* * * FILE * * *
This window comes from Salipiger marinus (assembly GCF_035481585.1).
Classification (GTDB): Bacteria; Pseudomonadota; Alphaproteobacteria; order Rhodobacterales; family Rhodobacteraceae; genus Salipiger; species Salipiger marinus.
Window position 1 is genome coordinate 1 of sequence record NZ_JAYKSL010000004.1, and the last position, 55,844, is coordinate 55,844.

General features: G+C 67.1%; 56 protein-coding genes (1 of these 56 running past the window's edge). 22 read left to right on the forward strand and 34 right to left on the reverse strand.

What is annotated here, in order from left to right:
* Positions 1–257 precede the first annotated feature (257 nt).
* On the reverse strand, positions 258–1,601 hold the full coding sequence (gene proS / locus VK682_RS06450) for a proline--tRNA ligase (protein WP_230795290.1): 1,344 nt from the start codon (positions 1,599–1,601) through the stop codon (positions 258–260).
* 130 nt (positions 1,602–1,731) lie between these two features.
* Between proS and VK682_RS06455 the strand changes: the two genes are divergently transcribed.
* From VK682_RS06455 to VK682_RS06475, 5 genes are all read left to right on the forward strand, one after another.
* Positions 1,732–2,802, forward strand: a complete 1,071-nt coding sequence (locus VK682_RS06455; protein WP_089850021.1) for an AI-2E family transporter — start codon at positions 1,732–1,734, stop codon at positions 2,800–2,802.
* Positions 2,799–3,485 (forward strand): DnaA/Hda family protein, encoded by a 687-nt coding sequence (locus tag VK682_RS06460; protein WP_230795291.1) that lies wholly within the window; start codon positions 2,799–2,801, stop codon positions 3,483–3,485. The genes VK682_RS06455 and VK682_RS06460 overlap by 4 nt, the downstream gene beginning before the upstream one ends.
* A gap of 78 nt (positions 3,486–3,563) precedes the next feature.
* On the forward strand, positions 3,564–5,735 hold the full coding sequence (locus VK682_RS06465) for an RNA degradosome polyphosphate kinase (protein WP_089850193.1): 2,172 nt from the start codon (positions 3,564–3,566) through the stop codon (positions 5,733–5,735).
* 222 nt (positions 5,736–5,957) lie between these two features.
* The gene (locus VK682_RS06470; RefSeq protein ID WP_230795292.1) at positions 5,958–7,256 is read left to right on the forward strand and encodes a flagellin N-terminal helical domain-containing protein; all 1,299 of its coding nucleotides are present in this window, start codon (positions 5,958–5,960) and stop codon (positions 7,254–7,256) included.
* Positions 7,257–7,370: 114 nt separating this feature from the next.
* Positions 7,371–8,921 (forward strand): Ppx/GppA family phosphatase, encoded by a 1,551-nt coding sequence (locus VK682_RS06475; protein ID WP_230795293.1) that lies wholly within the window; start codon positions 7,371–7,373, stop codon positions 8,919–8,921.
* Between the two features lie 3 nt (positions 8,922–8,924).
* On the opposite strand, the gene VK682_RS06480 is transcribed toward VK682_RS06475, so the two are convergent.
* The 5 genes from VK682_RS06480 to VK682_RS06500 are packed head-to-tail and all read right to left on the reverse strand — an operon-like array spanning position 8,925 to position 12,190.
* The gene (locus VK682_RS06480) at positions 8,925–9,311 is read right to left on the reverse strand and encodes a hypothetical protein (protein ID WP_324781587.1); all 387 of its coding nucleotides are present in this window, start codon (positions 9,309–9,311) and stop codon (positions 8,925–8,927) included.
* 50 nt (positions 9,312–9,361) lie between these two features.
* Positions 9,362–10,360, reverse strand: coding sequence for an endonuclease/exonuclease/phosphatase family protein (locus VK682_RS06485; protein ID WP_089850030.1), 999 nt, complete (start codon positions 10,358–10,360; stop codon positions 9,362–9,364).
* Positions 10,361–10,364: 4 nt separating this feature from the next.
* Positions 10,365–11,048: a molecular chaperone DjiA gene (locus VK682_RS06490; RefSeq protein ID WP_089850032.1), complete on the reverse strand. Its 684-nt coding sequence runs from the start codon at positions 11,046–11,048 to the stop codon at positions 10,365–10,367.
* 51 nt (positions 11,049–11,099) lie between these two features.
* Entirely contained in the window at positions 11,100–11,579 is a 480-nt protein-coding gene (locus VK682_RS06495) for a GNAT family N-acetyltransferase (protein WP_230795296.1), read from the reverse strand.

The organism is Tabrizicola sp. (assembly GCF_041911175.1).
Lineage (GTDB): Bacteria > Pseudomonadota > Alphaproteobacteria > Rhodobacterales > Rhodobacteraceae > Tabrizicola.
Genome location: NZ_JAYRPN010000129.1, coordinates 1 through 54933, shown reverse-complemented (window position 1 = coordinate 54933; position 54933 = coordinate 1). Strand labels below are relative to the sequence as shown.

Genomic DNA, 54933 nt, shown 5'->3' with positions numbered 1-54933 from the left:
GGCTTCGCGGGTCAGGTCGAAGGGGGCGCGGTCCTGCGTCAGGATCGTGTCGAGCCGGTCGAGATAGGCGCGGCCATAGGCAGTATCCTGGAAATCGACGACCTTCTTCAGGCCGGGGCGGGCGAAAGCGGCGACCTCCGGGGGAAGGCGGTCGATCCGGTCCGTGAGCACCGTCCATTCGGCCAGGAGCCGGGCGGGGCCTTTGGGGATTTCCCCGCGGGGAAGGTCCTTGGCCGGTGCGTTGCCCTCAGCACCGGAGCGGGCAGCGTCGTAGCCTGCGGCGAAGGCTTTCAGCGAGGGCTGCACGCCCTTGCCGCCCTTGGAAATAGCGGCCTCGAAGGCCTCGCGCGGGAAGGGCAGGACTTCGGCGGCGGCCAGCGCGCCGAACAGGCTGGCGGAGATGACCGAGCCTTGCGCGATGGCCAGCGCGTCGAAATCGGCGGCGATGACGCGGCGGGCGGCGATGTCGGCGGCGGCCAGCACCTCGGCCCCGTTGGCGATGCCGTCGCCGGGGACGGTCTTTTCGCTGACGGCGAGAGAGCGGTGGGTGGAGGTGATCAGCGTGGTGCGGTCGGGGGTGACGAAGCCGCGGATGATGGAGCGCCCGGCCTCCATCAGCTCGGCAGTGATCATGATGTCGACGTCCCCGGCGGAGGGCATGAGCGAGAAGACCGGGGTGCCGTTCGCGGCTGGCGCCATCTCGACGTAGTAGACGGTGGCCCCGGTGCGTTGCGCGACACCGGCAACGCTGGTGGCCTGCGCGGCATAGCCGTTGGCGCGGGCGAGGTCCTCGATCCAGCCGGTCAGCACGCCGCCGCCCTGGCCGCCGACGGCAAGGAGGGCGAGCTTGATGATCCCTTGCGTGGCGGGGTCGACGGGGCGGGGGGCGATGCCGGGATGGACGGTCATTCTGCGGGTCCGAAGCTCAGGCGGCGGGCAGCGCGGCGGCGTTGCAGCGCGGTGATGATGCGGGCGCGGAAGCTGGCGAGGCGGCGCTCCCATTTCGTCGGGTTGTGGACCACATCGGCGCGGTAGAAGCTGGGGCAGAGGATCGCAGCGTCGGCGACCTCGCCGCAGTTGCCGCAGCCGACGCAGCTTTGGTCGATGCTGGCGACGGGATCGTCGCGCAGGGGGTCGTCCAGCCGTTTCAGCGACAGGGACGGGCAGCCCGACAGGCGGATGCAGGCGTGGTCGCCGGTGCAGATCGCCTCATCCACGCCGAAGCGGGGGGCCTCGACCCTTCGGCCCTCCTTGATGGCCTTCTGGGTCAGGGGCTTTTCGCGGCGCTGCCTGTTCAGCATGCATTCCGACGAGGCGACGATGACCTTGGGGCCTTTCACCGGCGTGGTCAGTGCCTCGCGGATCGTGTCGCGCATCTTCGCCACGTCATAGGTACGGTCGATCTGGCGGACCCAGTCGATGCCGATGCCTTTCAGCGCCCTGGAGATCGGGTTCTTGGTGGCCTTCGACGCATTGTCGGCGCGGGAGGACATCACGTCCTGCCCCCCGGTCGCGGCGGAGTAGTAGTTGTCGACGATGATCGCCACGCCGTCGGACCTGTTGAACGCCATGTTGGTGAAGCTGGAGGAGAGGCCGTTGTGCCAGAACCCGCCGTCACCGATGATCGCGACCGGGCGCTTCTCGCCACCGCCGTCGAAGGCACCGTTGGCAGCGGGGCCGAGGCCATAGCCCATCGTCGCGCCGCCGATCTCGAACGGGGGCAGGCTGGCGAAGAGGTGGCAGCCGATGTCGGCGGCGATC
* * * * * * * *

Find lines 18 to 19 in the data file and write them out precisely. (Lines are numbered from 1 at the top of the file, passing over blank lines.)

* Positions 7,371–8,921 (forward strand): Ppx/GppA family phosphatase, encoded by a 1,551-nt coding sequence (locus VK682_RS06475; protein ID WP_230795293.1) that lies wholly within the window; start codon positions 7,371–7,373, stop codon positions 8,919–8,921.
* Between the two features lie 3 nt (positions 8,922–8,924).